The opinions of former Attorneys General concerning art. 29, already cited, place some weight on the long standing custom of holding town meetings within town limits. We are not persuaded that this tradition means that the Legislature is constitutionally bound to follow past custom with respect to deliberative sessions of town meetings.
We assume that enactment of the bills will be in compliance with art. 89 of the Amendments (the Home Rule Amendment) so far as applicable, a matter which we do not consider. We also have not considered the effect of art, 29 beyond answering the questions.
To avoid a possible conflict with art. 29, Senate No. 731 should, we believe, contain a proviso, similar to the one in Senate No. 724, to the effect that meetings for the election of officials shall be held within town limits. Also, we have been informed by Senate Counsel that there is an error in the text of Senate No. 731 as to the location of the North Middlesex Regional School building; we assume this will be corrected to properly describe the location of the regional school.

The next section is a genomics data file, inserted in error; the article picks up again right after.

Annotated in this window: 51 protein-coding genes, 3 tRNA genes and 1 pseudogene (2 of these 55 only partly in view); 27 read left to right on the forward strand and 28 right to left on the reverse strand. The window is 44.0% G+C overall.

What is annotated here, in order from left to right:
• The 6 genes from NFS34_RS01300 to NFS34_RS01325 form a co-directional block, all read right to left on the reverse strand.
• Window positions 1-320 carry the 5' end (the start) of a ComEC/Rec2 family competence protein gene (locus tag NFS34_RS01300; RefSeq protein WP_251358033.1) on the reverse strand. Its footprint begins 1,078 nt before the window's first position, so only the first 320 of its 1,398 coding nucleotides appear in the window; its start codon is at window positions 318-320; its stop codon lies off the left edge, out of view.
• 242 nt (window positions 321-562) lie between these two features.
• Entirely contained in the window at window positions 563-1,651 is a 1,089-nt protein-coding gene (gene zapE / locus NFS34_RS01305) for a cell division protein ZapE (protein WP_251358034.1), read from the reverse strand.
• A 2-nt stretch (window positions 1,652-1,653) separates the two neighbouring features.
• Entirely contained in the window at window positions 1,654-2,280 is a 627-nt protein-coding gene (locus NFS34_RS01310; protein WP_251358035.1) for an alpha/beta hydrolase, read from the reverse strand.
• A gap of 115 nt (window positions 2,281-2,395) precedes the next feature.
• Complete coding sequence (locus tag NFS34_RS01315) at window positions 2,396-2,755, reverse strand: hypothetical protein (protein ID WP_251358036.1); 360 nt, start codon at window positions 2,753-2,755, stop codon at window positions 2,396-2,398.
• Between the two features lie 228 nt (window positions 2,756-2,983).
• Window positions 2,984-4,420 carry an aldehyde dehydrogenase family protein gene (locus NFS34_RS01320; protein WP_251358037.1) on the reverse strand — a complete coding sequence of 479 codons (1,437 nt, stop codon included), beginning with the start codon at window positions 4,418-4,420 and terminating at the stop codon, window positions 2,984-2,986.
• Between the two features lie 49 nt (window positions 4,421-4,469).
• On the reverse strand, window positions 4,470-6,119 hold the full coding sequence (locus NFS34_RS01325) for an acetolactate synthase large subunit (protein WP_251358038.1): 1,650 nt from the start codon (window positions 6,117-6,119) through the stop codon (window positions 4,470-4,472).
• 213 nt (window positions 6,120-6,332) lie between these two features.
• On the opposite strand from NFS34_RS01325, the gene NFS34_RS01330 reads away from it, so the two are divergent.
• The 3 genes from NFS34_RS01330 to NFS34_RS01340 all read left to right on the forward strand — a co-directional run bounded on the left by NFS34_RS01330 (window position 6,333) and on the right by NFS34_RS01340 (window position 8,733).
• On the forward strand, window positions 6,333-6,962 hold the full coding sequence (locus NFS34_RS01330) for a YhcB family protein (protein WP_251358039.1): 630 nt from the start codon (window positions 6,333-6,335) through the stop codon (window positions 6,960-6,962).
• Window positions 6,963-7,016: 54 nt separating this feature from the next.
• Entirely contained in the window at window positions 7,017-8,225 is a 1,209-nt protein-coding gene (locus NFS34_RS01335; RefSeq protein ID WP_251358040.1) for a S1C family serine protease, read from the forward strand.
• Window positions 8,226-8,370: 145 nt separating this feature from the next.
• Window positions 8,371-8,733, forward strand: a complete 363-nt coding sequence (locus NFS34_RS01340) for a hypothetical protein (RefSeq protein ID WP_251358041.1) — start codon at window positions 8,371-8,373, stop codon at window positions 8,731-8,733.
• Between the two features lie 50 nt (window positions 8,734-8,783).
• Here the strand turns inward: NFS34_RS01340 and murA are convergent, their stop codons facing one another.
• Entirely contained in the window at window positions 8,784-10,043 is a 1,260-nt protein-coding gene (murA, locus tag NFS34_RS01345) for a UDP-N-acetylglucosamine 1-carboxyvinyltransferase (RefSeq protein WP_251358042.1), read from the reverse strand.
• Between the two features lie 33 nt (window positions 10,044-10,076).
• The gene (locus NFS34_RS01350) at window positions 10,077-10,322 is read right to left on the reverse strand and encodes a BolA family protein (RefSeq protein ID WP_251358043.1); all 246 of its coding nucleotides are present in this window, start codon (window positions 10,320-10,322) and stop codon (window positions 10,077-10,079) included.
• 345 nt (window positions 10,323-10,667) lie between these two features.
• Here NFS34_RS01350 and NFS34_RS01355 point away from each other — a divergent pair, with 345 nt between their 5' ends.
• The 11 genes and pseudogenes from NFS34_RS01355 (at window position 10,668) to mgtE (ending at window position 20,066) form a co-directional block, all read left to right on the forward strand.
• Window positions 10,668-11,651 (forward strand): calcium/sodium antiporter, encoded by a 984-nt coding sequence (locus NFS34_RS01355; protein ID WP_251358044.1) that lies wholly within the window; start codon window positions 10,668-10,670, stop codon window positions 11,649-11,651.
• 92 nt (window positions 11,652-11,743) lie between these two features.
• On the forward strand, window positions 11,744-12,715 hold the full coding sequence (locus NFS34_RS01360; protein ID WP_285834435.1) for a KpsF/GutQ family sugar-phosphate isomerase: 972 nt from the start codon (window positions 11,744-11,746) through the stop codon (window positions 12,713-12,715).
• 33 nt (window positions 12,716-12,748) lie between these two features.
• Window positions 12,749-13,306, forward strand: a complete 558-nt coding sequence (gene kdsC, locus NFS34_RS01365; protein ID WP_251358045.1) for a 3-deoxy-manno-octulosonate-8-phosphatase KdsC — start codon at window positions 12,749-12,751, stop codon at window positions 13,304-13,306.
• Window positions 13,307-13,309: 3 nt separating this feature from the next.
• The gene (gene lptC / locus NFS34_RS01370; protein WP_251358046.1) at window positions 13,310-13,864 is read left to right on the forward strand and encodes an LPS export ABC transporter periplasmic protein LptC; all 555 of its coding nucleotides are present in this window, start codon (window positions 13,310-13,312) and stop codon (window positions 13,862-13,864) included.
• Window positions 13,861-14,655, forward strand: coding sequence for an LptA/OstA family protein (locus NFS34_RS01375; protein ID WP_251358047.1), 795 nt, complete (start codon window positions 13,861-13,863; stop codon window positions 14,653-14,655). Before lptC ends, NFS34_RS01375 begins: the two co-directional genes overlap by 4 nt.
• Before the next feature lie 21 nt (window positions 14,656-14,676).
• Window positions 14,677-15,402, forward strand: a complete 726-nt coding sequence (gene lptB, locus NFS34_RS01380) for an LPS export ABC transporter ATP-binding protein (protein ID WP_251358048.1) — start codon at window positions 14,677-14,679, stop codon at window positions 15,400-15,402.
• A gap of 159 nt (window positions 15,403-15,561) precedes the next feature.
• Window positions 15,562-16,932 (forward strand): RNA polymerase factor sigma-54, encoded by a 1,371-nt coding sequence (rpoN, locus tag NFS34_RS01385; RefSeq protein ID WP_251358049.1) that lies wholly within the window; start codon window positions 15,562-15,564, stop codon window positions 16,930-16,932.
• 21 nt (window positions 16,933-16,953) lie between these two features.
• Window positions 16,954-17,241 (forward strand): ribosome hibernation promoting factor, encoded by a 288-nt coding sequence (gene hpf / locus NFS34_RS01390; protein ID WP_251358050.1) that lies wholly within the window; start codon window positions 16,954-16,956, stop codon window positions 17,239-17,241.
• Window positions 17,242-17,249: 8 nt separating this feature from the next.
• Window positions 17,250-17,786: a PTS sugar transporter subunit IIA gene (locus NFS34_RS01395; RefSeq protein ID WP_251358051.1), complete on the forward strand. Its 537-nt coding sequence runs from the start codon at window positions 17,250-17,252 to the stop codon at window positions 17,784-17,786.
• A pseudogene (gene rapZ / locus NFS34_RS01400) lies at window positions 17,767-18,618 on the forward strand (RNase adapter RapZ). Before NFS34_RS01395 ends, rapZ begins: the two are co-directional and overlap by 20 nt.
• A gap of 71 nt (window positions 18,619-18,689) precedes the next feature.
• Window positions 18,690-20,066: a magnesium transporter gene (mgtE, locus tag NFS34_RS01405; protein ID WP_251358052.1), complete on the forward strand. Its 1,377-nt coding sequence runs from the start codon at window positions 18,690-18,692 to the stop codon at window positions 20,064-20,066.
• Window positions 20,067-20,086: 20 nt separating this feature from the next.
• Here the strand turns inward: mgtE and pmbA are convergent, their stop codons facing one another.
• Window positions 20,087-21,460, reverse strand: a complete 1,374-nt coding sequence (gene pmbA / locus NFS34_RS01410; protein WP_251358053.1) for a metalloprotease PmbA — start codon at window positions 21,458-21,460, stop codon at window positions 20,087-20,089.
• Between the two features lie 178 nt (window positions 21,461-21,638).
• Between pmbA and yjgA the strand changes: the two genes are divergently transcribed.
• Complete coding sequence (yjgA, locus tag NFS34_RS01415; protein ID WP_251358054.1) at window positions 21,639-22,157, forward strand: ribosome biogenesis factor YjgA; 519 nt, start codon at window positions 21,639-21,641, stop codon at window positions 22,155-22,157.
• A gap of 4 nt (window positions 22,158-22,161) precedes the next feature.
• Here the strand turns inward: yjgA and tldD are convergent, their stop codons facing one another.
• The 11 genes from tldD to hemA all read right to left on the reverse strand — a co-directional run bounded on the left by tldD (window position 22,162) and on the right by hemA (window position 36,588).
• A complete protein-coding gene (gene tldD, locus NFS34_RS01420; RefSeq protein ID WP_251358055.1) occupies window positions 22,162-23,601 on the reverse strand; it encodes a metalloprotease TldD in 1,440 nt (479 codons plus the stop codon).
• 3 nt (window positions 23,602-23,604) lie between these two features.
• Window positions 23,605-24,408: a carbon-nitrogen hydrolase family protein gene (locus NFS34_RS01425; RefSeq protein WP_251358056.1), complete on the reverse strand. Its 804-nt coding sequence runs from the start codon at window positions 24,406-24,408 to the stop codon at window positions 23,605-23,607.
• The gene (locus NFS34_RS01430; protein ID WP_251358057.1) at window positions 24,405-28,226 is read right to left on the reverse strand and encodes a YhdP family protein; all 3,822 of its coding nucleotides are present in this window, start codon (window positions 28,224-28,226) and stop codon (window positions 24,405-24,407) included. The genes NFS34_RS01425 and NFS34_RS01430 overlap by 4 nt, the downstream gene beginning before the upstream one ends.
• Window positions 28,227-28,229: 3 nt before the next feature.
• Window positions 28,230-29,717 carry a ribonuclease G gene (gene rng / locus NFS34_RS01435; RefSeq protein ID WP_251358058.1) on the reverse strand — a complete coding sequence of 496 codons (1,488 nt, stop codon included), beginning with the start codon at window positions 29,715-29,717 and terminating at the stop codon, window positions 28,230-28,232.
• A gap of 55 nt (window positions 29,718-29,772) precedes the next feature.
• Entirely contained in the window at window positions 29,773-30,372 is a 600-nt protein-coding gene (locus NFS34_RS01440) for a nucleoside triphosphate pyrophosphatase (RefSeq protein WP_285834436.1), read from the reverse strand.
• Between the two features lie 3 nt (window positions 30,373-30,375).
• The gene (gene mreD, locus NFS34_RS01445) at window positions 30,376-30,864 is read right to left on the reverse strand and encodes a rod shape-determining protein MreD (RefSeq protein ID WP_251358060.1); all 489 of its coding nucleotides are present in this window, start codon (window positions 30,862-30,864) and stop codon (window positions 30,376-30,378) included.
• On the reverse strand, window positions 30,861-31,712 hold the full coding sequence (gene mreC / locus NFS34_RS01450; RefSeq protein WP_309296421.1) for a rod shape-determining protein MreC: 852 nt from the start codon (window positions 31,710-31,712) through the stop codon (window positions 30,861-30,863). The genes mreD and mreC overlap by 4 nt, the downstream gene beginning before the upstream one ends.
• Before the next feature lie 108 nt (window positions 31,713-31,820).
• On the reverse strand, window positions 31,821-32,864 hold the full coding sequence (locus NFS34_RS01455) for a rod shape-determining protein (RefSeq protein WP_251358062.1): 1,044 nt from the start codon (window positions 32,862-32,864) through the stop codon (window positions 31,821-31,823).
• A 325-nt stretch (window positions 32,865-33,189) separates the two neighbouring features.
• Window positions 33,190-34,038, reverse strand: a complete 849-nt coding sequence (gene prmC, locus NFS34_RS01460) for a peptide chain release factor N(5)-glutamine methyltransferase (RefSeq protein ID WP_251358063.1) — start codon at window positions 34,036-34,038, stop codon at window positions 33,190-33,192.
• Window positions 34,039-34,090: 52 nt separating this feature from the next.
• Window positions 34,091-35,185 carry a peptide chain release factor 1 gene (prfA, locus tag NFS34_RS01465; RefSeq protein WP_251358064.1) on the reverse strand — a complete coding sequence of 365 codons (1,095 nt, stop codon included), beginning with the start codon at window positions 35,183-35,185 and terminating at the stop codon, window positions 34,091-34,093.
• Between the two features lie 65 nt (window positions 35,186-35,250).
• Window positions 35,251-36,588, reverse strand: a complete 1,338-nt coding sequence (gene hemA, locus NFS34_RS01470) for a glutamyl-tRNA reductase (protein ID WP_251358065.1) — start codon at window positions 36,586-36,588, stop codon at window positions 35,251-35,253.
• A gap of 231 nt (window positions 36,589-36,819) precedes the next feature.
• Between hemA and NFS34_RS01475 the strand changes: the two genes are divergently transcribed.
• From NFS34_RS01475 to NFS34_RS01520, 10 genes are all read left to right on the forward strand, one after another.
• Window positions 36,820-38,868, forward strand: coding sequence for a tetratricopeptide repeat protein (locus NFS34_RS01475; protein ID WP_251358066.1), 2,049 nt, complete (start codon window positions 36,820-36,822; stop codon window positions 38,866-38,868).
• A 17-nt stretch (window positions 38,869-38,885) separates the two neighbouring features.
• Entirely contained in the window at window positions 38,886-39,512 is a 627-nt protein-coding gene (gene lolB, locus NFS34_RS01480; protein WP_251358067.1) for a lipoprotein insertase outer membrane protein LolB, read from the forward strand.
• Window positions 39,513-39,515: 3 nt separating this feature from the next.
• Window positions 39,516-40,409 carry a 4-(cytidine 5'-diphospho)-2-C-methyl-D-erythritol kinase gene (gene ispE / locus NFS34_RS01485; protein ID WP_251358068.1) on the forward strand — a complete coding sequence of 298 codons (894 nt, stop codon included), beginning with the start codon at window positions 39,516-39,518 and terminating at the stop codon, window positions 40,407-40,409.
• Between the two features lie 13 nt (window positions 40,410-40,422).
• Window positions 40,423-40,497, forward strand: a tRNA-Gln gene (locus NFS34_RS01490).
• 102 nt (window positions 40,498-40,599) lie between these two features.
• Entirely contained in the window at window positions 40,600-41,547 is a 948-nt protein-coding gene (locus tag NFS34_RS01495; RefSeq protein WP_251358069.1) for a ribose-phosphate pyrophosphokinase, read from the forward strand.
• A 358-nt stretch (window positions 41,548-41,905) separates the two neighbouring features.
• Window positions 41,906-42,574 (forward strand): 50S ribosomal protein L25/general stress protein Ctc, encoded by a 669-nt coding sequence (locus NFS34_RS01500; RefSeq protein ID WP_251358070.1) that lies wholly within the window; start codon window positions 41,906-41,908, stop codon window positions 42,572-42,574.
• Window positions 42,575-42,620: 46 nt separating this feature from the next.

We answer question 1, "No."
We answer question 2, "No," subject to the addition of the proviso and correction previously mentioned.
G. JOSEPH TAURO.
JOHN V. SPALDING.
R. AMMI CUTTER.
JACOB J. SPIEGEL.
PAUL C. REARDON.
FRANCIS J. QUIRICO.